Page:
Sickle Cell Disease (SCD) primarily affects the African-American population, in whom the newborn frequency is about 1 in 600. Major clinical manifestations of SCD are caused by the abnormal sickle hemoglobin (HbS), which, when de-oxygenated, polymerizes in the red cell and causes t to become rigid and deformed (""""""""sickled""""""""). This process is thought to be responsible for one of the major clinical manifestations of SCD, recurrent vaso-occlusive painful episodes (VOPEs). Despite the knowledge that sickling can be caused in vitro by de-oxygenation of hemoglobin, the role of common lung diseases which result in hypoxemia, such as reactive airway disease (RAD), in the pathogenesis of VOPEs is unknown. This knowledge is crucial for the following reasons: a) patients with recurrent VOPEs have a shorter life span than those without, b) patients with SCD may have a higher risk of RAD than the normal population, and c) RAD is easily treated with inhaled bronchodilators and anti-inflammatory agents.
The specific aims of this study are therefore: 1) to test the hypothesis that children with SCD have a higher prevalence of RAD than a matched population of children without SCD, and to determine the risk factors for, and mechanisms whereby, children with SCD might be more prone to the development of RAD, 2) to test the hypothesis that SCD children with RAD are hypoxemic compared with children without RAD, 3) to test the hypothesis that children with RAD experience more severe and frequent sickle cell pain, and more admitted more frequently for treatment of VOPEs than children without RAD, and that this susceptibility to the development of VOPEs is related to hypoxemia, and 4) to test the hypothesis that treatment of RAD can reduce the frequency and severity of sickle cell pain, and reduce admissions of VOPEs.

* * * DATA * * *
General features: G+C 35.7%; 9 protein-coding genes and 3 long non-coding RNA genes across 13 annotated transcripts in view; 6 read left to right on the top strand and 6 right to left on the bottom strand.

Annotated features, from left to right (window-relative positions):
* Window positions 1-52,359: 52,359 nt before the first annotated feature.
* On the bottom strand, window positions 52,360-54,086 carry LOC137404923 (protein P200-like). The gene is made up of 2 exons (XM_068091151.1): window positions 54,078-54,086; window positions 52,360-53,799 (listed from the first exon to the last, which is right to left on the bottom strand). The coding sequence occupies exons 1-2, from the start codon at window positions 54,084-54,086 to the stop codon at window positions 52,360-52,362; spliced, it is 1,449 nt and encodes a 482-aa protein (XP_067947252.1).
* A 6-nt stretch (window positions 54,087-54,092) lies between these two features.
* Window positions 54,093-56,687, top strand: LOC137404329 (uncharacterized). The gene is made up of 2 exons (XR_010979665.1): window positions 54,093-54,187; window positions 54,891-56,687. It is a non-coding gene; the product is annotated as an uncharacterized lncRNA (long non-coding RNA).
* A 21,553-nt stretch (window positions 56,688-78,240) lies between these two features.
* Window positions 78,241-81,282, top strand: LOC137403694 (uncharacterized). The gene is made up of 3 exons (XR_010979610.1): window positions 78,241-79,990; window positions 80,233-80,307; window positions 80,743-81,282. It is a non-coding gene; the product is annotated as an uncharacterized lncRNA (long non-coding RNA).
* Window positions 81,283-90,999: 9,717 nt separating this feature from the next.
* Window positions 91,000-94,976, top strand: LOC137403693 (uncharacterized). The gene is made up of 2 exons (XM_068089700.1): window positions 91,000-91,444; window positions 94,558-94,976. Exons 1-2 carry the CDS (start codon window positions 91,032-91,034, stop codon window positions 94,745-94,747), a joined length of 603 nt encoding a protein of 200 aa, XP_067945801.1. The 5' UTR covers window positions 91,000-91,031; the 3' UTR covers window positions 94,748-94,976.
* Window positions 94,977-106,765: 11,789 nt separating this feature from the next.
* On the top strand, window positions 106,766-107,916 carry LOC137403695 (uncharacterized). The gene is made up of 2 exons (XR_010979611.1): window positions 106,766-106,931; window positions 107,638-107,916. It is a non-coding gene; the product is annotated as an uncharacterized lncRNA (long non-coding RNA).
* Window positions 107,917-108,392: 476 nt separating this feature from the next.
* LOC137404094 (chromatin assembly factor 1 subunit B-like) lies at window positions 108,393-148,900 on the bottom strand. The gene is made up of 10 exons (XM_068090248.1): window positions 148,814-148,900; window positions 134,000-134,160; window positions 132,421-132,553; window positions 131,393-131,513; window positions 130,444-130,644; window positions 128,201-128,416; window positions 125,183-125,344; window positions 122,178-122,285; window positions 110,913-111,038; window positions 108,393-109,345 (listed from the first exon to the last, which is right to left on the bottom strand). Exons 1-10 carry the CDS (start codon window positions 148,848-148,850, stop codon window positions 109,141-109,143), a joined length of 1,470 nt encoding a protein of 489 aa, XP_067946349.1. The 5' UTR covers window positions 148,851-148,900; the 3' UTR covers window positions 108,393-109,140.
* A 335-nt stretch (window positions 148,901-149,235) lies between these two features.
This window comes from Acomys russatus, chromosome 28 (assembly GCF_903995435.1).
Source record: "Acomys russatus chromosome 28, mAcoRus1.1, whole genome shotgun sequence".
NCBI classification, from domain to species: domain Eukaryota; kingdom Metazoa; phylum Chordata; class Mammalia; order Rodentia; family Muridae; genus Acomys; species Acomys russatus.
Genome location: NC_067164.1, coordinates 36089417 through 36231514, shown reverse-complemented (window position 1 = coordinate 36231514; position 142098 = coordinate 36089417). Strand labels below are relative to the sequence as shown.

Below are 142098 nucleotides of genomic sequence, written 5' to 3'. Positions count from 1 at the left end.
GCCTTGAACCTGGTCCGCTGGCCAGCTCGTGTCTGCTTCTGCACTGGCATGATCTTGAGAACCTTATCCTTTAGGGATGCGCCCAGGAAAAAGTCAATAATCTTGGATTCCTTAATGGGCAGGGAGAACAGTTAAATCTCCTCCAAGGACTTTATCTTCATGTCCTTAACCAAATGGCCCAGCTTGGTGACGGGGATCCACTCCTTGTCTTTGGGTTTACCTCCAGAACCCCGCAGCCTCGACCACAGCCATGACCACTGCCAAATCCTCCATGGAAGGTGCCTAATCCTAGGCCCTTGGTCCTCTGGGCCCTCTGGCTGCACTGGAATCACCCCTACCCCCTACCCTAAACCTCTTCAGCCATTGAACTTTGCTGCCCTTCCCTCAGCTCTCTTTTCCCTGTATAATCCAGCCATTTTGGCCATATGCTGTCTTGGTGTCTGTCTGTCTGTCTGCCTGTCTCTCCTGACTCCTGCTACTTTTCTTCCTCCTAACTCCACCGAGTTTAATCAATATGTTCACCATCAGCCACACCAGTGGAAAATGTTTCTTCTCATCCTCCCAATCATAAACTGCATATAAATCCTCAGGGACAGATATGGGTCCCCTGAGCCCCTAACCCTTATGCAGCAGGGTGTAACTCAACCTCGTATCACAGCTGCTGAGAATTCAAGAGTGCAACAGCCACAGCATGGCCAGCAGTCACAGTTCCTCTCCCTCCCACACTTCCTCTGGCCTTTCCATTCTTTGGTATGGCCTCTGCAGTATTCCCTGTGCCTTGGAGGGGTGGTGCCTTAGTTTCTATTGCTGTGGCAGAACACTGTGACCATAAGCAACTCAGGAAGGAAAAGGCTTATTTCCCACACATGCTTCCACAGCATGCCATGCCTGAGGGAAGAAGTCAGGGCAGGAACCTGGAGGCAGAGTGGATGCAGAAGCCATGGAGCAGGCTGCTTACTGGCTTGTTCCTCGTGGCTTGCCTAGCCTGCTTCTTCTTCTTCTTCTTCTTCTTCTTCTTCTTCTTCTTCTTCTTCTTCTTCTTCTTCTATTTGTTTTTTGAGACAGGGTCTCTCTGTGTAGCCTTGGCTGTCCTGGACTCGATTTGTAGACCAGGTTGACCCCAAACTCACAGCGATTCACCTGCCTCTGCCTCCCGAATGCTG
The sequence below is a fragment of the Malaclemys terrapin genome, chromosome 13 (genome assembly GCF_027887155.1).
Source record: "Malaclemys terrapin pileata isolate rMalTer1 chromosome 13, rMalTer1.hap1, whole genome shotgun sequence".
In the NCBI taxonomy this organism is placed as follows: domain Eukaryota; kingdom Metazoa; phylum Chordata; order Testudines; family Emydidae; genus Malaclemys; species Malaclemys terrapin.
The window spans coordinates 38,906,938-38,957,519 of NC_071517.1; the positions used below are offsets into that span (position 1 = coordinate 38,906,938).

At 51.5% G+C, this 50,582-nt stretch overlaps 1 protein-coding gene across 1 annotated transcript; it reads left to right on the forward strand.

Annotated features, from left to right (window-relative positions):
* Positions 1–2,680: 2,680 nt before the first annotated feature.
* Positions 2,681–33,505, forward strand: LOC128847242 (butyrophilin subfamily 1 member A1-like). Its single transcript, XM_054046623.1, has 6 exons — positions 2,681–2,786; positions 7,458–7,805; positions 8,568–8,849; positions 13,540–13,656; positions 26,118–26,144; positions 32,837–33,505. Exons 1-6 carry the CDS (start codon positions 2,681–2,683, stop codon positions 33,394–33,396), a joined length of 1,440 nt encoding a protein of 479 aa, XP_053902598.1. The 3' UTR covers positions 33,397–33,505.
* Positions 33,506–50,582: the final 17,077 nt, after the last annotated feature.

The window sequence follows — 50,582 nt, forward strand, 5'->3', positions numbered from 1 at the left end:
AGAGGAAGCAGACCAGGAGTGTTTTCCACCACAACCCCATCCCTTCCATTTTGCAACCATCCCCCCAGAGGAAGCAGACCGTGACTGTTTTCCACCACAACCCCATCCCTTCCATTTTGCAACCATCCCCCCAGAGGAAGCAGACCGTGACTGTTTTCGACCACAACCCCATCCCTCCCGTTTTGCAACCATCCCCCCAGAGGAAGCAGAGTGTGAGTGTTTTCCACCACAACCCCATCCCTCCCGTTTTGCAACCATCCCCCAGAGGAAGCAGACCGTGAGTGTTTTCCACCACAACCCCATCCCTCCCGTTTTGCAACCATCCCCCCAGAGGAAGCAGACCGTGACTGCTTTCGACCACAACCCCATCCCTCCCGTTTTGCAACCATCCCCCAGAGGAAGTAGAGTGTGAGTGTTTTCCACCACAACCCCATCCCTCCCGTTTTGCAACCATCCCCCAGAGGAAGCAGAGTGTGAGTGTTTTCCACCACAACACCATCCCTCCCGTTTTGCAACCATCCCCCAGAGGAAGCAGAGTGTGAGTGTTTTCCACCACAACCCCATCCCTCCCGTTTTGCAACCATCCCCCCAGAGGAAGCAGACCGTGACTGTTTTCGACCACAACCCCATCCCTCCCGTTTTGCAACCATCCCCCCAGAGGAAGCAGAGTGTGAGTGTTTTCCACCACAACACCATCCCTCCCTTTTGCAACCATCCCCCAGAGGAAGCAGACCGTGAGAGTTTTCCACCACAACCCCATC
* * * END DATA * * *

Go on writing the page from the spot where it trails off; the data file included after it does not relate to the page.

These aims will be accomplished by measuring lung function. oxygen saturation and bronchial responsiveness in 160 children with SCD and 60 control patients. A longitudinal analysis will then be performed to determine the relationship between lung function (measured by home spirometry and oximetry), and the number and intensity of pain episodes (quantitated by pain diaries) before and during optimal treatment for RAD.
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